Will Chinese-Afghan cooperation put the Taliban on the path to international recognition?
The results of the UN talks that took place in the Qatari capital, Doha, at the beginning of May did not shock the ruling Taliban in Afghanistan, some of whose leaders hoped to obtain recognition of the movement’s government, as it came as a disappointment to the movement, which is looking for alternatives to this recognition, including making deals and contacts with world countries to compensate for the effects of the lack of international recognition, especially the entry into partnership with some countries, including China, which recently stepped up the rates of cooperation with Afghanistan in a number of projects.
Belt and Road Initiative
The Chinese Belt and Road Initiative is an extension of the Silk Road that connects China with its regional and international surroundings. Its official name is the Silk Road Economic Belt and 21st-Century Maritime Silk Road Development Strategy, known as the Belt and Road Initiative since 2016, and the initiative has already started its moves in several South and Central Asian countries to participate in infrastructure projects.
On May 6, Chinese Foreign Minister Qin Gang held tripartite talks with Taliban Foreign Minister Amir Khan Muttaqi during his stay in Islamabad, in the presence of Pakistani Foreign Minister Bilawal Bhutto Zardari, during which they discussed some issues related to security and trade.
According to Afghan media, Muttaqi stressed that Afghanistan hopes to strengthen cooperation with China in infrastructure development within the framework of the Belt and Road Initiative.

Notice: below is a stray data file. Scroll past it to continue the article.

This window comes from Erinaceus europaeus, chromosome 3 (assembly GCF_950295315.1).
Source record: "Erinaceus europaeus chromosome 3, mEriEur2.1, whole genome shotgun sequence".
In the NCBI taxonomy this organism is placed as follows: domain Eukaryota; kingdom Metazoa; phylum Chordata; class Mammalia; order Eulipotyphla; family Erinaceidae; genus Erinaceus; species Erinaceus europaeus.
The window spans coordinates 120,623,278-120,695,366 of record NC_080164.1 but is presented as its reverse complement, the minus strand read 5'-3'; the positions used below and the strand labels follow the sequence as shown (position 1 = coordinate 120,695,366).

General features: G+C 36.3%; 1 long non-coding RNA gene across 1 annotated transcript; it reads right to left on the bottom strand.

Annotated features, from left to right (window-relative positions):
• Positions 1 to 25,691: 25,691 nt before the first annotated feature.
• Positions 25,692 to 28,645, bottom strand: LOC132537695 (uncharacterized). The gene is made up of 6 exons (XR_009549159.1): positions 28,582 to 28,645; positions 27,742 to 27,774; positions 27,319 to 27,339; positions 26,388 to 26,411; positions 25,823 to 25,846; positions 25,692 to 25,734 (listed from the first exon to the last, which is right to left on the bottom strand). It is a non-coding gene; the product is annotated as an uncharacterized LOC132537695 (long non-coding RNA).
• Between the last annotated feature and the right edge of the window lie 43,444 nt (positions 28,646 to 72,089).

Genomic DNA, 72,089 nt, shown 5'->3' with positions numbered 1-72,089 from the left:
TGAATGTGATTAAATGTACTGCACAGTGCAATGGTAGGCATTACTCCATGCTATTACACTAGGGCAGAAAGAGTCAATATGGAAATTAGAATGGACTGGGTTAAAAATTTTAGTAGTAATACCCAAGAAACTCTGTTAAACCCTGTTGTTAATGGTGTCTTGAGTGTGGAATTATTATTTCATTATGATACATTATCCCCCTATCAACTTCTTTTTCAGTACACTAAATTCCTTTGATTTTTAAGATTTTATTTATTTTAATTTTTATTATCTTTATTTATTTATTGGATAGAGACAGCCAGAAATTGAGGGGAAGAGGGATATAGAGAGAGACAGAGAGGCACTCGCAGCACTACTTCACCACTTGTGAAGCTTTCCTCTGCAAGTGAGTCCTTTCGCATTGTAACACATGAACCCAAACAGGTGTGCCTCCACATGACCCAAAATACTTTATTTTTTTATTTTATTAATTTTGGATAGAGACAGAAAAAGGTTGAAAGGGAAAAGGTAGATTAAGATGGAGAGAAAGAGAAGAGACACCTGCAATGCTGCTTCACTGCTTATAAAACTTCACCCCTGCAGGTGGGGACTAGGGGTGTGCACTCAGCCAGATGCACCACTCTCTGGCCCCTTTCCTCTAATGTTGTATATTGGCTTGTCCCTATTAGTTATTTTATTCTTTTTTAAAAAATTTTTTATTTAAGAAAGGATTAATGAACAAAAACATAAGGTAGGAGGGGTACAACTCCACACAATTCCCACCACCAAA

Meanwhile, the Chinese foreign minister said that his country is ready to intensify security cooperation with Afghanistan in combating terrorism, indicating that Beijing is ready to actively support reconstruction efforts in Afghanistan and that the Taliban must fulfill its regional and international obligations. He added that it is also important for the Taliban to take the security concerns of its neighbors seriously and take stronger action to confront the armed groups inside Afghanistan.
The recent talks between China and the Taliban were not the first of their kind, as they were preceded by other measures that have already begun on the ground in January, after the Taliban signed their first international contract with China to extract oil from the Amu Darya basin in the north of the country, which took place in the presence of acting Taliban Minister of Mines and Petroleum Shahabuddin Delawar.
The signing ceremony was attended by Chinese Ambassador to Afghanistan Wang Yu and high-ranking Afghan officials, the Afghan Khaama Press News Agency reported at the time.
Khaama noted that the contract, which was signed by the Xinjiang Central Asia Oil and Gas Company (CAPEIC), aims to provide about 3,000 job opportunities for Afghans and to raise the oil extraction capacity from the Qashqari mine from 1,400 barrels to 7,100 barrels.
This is the first major deal to extract primary resources signed by the Taliban with an international company since the movement seized power of Afghanistan in August 2021.
Regarding these actions by the movement towards the international community, Dr. Mohamed Abdel Razek, an expert in Asian affairs, said in an exclusive statement to the Reference that the Taliban seeks to take advantage of any occasion that allows it to conduct any international relations, whether in economic or other aspects, in order to compensate for its non-recognition by the United Nations.
The Taliban government is already developing a set of alternatives to compensate for this matter, which ties its hand as a government of the country or a legitimate representative of the people, he said, adding that it may succeed in obtaining what it wants through these alternatives, but in the end it remains in dire need of recognition in order to move more broadly as the government of the country.
Razek pointed out that among those alternatives is calling on global powers, led by China and Russia, to invest in Afghanistan, thus benefiting from supporting the dilapidated Afghan economy and on the other hand easing the international isolation of Afghanistan and the movement.